"Women are realising that lads are good enough for flirting and drinking with, but an environmental warrior like Swampy is so much more sexy," says Mandi Norwood, editor of Cosmopolitan. "You might have to clean under his fingernails, but he's brave and courageous and wants to change the world. You'd have a far better sex life with someone like him than someone with the snotty arrogance of Chris Evans."
The rise of Swampyism signals a cultural change. Its Messiah possesses neither a Brit-pop haircut, nor a Pamela Anderson fridge-magnet, nor a season ticket to Highbury, and is more likely to be found sweating over a shovel than a vindaloo. "I was brought up with manners," he said in a recent interview. "If I burp I say 'Excuse me'. I don't put my elbows on the table. I want to be remembered as the person who succeeded in stopping the madness."
T.he evidence of a waning fad for lads is all around. Recently Newcastle Brown Ale, fluid symbol of male virility and all things Gazza, was caught sneakily repositioning itself away from testosterone-loaded slogans such as "Size Is Important". Pressed to explain how come the Broon was going soft, the brand director admitted that laddism had "peaked". This month saw the launch of a new ad for McEwans lager featuring six blokes on their way to the pub for a night out. One is late - not because he got laid on the way home from work or because the match went into extra time, but because he was helping an old lady off the bus. One small step for men, a giant leap for mankind.
"The type of man we're depicting here knows who he is, is loyal to his friends and will stand up for what he believes in," says a spokeswoman for Scottish and Newcastle Breweries. Someone a bit like Swampy? "Ooh, yes," she says. The new McEwans slogan is "It's what we stand for". Standing for something more noble than the right to fart in public is suddenly all right again.
"Swampy's building a motorway through our ideas of masculinity," Phil Hilton, editor of Men's Health magazine, says. He salutes the end of laddism. "Male and female roles are breaking down a little and that can only be a good thing. Men might be able to have some feelings or a healthy relationship. Women might feel more able to be sexually aggressive. Men might even start going to Jane Campion films ... anything's possible."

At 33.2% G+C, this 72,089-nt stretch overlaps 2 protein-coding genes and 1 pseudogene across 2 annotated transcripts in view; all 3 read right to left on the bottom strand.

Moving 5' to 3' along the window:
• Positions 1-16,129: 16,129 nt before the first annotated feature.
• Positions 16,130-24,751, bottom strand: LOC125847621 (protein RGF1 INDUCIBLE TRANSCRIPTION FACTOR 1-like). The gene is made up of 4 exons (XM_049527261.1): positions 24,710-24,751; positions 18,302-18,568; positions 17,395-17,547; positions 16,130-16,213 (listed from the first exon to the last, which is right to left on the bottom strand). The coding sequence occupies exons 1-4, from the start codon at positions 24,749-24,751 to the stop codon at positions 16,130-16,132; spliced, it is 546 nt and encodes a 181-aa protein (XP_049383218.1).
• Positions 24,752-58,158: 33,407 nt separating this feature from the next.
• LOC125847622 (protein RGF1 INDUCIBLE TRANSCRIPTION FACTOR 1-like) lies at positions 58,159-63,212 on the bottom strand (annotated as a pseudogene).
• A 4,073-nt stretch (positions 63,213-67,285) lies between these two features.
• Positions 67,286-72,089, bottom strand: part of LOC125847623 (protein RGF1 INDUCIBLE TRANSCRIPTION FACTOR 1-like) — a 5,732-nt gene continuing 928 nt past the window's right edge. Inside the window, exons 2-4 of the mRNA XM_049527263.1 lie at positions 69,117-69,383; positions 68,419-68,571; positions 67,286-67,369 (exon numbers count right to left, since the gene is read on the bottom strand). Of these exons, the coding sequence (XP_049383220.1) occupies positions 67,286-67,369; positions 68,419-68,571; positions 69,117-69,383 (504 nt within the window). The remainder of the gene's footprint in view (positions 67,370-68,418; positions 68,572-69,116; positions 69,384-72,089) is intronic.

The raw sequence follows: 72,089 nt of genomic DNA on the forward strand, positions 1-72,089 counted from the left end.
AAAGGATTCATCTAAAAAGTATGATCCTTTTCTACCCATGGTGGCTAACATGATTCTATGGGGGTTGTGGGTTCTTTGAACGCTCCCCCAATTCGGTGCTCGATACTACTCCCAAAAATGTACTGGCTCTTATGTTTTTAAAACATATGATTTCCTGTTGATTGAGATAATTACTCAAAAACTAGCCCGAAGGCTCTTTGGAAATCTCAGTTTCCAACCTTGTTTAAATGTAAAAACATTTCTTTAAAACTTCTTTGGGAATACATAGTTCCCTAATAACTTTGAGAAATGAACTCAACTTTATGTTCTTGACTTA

A "symposium" on 22 April featuring editors of the men's magazines which are to laddism what such texts as The Female Eunuch are to feminism may be evidence that the market is running scared. Glossy breasts-and- soccer mags such as Loaded and Maxim, after all, have a vested interest in laddism, their senior staff the graduate lager louts who dreamed the whole thing up in the first place.
After several attempts at communication with the various lad titles have been deflected by voice mail, answerphones and soft-voiced girl receptionists, one young woman eventually picks up the phone at Loaded. "Laddism may well be dead elsewhere but it's certainly alive and well in our office," she says. "It's Friday afternoon. All the blokes are down the pub."
A million miles away at Runway Two, Manchester Airport, Swampy's not available for comment either. Perhaps the new man for the millennium is down his local enjoying a pint of McEwans, the lager that helps old ladies? No, the eco-warrior's out there battling against the forces of darkness before another night in the tree-tops with his Finnish girlfriend, Merry.Reuse content